quilt floatWe put a quilt on the frame and baste it to the batting and the back fabric.  It lies there colorful, beautiful and flat….very very flat. And then we begin to quilt and all at once it is possible to see more and it becomes even more beautiful. The quilt begins to gain more dimensions, designs appear that weren’t there before.  And of course one never really knows – at least I don’t – what those designs will look like until they are sewn.  We draw in some of the designs using a template and again – at that point its all still flat. But once the designs are quilted then they gain character. I wish I had taken some close up shots to demonstrate this but of course I didn’t.  I was too busy quilting and then when I thought to take a photo I was struck by how many of us were working on this one quilt. Yes, there was a second frame set up but we all were putting our efforts on this particular day into this one that Bonnie made. It will require a lot of quilting but it will surely be worth it. And how many stitches – on my goodness.  I can’t even begin to imagine.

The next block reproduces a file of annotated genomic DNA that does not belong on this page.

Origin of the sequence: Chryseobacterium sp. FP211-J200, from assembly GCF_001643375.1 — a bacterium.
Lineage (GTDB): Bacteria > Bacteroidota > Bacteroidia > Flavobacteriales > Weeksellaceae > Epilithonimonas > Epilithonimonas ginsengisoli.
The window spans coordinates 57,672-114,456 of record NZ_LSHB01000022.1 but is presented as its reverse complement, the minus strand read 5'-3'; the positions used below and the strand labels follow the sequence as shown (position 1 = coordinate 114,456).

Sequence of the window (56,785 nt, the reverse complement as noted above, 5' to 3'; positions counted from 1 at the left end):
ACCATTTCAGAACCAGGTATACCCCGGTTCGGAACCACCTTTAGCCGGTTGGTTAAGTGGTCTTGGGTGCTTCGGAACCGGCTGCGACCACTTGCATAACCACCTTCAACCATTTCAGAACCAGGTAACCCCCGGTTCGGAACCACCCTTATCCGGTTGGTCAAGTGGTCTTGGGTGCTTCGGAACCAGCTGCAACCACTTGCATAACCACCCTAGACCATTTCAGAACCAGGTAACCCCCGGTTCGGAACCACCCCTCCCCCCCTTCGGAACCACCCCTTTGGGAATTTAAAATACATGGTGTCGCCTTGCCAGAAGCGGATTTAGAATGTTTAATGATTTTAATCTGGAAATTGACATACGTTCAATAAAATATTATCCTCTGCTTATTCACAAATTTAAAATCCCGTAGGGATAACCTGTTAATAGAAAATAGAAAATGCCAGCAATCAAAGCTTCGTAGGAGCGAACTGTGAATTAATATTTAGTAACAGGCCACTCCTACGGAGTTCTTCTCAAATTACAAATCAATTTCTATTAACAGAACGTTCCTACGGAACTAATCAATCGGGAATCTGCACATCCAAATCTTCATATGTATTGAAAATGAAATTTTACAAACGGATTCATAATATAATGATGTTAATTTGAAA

Because I heard that Ray was going to be celebrating his 80th birthday this spring, I started thinking about transitions. There is the one that these quilts go through from being a flat expanse of fabrics to an object that shows depth and character as it is quilted.  And I suppose in many ways life is the same. There we are as infants cute and cuddly but our character is slowly built over time.  We transition as we are shaped by experiences and relationships and the daily weather of life. We each begin to show more depth and individual intricacies. We gain character.  There are dimensions we have at 80 that we never had as a child. Yes the potential was there with the hopes and design but over time with various influences and perhaps even the assistance of a template or two, the emerging effect can be beyond anything that was imagined at the beginning.

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About tvh56

I mostly live in Eureka, Montana and write two blogs. One is for the Tobacco Valley Board of History, a group composed of the most remarkable older women who quilt weekly to raise funds to maintain the Historical Village. I had to capture their stories with words and photos. And when I began a traveling bookstore as a small business, well, it only made sense to write about that too.

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